# Why You Should Be Force Pushing Your Branches

May 27, 2019 -

A lot of people hate force pushing. I hear the same argument over and over again, that needing to force push to a branch means you’ve done something wrong.

I detest this!

In fact, I’d argue that needing to force push to a branch means you’ve done everything right!

For a lot of people, Git is like the save button in Word. You’ll press it every time you make a change, you’ll undo a change then save again, maybe reapply the same change and then save again.

In the end, you’ll end up with a massive log that achieves basically nothing!

Looking through the log of this website I found five commits where I was trying to update the avatar!

Author: Bennett
Update avatar

Author: Bennett
Fix avatar

Author: Bennett
Fix avatar for good this time

Author: Bennett
Nah actually this time

Author: Bennett
FINALLY!

Now this is all well in good in a personal project. But when you start working on a codebase with others, it gets a little bit annoying.

Imagine that one of your coworkers introduced a bug and used commit messages like that. When they go through with a git bisect to find out what commit has an error, they’ll be greated with the amazing message “Nah actually this time”!

What does this mean? Who knows! What if you don’t even work at the company anymore, how will they know what the author was thinking?

Enter --fixup and --amend.

Who would have known that all this time, there’s been features build straight into Git that allow you to edit commits that you’ve made previously.

Here’s the same workflow, but instead of writing a new message every time you use git commit --amend.

Author: Bennett
Update avatar

Now when someone is looking to see why the avatar is broken, they’ll be able to find this commit and see.

--fixup works much the same, except instead of automatically amending the previous commit, you can provide a commit id for it to be amended to. This allows complex work-flows and updates without ever polluting the log. Just run git rebase -i --autosquash before you push your branch. There’s a great stackoverflow answer on how to use fixup if you’re keen on learning more.

Okay, now git push, what? Hey? What’s going on!

Well don’t distress, it’s simply because the commits on your local branch are different to the one on remote (I can feel a force push coming on…) But just wait! It’s important to ask yourself a few questions before you push.

1. Are there any changes on the remote that I can’t afford to lose?
2. Are there any other people working this branch?
3. Is this an important branch like master / production?

If you answered yes to the first one, don’t force push just yet. Instead, you need to rebase your current work onto those changes. This can easily be done with git pull --rebase. Now, with the latest changes, you’re good to go!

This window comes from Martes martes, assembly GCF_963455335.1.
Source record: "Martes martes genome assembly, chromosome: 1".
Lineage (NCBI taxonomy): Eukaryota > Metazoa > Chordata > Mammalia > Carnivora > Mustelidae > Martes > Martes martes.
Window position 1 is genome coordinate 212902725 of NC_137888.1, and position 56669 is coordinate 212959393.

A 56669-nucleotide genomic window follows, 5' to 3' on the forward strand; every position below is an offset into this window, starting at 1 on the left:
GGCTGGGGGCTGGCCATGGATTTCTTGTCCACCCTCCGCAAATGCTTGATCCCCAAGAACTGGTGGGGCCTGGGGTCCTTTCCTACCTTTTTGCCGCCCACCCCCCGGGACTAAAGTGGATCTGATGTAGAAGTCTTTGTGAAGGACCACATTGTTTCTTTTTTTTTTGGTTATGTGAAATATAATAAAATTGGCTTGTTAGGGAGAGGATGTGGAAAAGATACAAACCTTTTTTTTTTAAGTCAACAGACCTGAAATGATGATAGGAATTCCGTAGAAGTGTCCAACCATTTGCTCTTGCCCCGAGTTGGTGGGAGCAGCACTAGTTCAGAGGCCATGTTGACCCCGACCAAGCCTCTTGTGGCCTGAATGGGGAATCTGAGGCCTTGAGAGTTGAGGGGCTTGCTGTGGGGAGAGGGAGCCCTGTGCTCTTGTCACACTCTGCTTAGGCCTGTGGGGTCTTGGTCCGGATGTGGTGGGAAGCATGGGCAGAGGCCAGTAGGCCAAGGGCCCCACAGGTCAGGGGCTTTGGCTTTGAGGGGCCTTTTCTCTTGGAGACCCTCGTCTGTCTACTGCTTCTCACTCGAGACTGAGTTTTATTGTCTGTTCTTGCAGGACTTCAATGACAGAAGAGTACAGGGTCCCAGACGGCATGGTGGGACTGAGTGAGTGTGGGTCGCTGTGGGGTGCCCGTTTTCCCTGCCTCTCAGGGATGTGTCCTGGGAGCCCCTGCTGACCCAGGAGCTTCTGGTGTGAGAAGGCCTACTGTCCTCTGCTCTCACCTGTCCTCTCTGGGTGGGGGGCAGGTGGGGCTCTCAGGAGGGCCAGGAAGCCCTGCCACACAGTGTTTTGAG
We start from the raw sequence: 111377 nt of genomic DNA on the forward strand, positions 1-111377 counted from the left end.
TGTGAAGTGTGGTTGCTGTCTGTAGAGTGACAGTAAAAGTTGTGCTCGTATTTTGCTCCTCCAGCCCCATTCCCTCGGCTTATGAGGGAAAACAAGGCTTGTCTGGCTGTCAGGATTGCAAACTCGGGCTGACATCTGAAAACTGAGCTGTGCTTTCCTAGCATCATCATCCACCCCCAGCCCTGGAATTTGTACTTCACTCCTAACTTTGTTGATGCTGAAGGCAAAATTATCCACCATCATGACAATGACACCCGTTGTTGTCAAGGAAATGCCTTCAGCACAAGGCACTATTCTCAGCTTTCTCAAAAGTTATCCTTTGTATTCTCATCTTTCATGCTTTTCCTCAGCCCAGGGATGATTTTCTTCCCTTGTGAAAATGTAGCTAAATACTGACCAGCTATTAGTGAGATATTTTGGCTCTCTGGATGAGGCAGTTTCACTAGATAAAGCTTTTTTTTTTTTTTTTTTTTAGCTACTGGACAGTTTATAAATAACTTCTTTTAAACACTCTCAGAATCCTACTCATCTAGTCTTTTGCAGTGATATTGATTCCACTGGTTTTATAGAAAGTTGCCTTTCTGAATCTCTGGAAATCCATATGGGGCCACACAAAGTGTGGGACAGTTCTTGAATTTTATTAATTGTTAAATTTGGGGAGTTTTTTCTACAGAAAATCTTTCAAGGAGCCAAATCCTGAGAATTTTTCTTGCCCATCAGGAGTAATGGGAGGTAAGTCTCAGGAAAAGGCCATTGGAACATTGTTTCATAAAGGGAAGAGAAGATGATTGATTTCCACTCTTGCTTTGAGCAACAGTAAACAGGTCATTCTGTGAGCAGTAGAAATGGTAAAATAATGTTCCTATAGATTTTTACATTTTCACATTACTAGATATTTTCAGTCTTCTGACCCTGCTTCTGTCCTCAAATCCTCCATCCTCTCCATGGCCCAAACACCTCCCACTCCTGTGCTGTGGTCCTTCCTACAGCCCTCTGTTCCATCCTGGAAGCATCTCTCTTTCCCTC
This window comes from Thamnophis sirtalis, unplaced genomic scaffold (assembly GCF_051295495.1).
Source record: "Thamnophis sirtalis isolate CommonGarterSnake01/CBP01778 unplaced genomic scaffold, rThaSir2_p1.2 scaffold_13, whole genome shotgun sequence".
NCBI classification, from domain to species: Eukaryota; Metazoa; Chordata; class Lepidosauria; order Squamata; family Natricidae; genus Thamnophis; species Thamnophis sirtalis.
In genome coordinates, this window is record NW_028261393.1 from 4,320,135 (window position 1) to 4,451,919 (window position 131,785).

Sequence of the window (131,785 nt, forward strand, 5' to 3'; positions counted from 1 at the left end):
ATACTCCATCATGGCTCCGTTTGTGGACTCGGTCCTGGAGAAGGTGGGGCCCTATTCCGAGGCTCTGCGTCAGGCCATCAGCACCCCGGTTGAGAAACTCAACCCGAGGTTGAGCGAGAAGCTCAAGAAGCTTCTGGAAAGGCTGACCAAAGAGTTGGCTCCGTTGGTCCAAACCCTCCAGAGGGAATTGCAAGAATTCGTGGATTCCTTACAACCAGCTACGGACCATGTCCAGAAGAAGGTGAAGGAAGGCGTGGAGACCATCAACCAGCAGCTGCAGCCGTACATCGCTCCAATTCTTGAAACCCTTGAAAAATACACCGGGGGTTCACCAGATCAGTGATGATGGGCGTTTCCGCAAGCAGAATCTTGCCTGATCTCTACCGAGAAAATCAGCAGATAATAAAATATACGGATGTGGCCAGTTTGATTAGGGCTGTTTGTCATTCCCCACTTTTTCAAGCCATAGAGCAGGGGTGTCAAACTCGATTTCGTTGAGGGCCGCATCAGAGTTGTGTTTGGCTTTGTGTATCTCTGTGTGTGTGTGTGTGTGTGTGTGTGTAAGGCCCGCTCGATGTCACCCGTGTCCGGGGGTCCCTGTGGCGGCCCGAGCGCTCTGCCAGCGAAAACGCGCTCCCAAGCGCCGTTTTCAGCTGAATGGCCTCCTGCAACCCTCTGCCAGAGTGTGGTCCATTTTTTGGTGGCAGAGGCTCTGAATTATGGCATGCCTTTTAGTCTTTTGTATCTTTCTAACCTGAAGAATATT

If you answered yes to the second, hold on just a second. If there’s other people working on this branch, it’s probably a good idea to let them know you’re intending to force push. This way, they’ll know not to force push and overwrite your changes!

Finally, if you answered yes to the third question. Force pushing probably isn’t a good idea - at all.

## Working with branches

At this point I should probably mention that you should be very careful force pushing to any branches that you share with other people. Up until now, everything I’ve spoken about only applies to your individual feature branches.

This is super important, because force pushing (as the name, and notoriety suggest), is an incredibly destructive action.

There’s a saying among dentists, “only brush the teeth you want to keep”, and I think something similar rings true for software development - you should only protect the branches you can’t afford to lose!

You can read up on branch protection here if you’ve never heard of it. If you have, make keep those important (like master, development, production, etc..) protected so that you won’t accidentally force push by mistake!

## Get rid of “Merge” commits

Merge commits are the bane of my existence! And the --fixup / --amend work-flow does a lot to remove them.

Unfortunately, Github can still add them by mistake.

Don’t worry though! It’s actually super easy! In the settings of your Github repository, simply enable the “Allow squash merging” option and you’re good to go! If you can’t find the option, you can read a bit more about squash merging here;

In the end there’s no real right way to use Git - it’s a tool with many users with many opinions.

What matters most is that you’re using some kind of method to ensure that your not wasting time recreating things you forgot to save.

However, the next time you’re about to commit another lazy message, save yourself the effort --amend or --fixup instead.

Bennett is a Software Developer working at Clipchamp. He spends most of his day playing with React and Gatsby, and editing videos. He's not a fan of social media, but you can follow him on Github